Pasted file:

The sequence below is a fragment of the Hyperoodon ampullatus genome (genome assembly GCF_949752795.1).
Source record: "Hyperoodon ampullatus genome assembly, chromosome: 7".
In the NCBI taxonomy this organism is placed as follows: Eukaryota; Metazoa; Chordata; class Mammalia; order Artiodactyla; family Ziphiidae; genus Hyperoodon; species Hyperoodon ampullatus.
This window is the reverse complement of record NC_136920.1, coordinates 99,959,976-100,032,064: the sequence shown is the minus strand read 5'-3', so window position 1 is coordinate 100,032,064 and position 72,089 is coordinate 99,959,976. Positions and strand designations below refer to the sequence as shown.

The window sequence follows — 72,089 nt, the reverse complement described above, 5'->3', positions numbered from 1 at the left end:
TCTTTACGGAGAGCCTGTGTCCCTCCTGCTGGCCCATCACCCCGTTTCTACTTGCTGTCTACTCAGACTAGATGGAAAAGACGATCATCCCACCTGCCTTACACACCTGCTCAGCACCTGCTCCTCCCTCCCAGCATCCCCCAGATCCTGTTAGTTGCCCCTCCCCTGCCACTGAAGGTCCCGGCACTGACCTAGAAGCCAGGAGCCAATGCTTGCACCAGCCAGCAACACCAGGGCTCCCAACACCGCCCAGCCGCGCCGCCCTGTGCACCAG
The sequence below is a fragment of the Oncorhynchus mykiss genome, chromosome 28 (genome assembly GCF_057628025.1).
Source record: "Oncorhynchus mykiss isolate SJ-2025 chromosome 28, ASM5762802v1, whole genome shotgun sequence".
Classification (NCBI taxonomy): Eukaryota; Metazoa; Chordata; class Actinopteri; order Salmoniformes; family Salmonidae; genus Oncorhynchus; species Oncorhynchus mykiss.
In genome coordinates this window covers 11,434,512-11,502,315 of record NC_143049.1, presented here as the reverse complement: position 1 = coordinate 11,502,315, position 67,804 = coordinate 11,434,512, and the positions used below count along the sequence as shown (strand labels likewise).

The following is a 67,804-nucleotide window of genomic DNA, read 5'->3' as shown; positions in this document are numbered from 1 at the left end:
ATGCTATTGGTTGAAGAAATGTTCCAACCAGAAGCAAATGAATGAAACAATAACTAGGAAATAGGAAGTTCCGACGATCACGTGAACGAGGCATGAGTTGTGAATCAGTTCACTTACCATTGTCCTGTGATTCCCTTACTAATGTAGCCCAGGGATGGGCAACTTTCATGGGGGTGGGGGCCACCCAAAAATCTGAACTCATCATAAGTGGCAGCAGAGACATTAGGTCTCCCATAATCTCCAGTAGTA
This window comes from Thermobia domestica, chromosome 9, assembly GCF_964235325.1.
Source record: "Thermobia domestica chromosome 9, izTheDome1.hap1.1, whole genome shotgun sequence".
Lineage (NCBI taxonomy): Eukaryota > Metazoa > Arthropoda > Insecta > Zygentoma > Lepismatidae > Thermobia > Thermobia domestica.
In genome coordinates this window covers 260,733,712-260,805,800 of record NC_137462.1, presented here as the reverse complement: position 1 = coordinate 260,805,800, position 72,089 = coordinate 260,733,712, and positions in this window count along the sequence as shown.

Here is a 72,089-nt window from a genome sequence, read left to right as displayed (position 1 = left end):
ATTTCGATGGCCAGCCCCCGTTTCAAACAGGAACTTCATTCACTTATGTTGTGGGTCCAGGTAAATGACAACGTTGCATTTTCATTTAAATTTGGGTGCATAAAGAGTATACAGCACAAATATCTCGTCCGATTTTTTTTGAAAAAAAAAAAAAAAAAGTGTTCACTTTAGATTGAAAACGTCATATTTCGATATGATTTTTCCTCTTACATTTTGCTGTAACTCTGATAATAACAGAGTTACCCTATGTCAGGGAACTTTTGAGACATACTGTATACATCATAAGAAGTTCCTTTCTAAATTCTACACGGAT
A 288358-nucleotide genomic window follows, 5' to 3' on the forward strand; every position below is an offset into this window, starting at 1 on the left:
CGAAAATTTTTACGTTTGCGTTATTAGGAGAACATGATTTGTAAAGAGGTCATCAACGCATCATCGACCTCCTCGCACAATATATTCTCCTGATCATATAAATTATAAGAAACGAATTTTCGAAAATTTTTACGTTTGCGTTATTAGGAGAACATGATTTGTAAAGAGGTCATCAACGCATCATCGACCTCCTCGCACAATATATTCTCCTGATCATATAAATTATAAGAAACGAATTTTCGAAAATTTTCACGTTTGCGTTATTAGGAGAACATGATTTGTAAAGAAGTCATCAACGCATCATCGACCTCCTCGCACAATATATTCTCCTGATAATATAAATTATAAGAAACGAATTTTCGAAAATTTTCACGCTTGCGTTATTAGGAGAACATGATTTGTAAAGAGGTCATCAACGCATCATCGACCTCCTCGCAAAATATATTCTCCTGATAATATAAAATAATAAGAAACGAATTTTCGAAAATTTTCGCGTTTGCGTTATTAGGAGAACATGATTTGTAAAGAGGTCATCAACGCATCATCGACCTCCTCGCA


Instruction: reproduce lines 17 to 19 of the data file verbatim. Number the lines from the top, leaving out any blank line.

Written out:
Here is a 72,089-nt window from a genome sequence, read left to right as displayed (position 1 = left end):
ATTTCGATGGCCAGCCCCCGTTTCAAACAGGAACTTCATTCACTTATGTTGTGGGTCCAGGTAAATGACAACGTTGCATTTTCATTTAAATTTGGGTGCATAAAGAGTATACAGCACAAATATCTCGTCCGATTTTTTTTGAAAAAAAAAAAAAAAAAGTGTTCACTTTAGATTGAAAACGTCATATTTCGATATGATTTTTCCTCTTACATTTTGCTGTAACTCTGATAATAACAGAGTTACCCTATGTCAGGGAACTTTTGAGACATACTGTATACATCATAAGAAGTTCCTTTCTAAATTCTACACGGAT
A 288358-nucleotide genomic window follows, 5' to 3' on the forward strand; every position below is an offset into this window, starting at 1 on the left: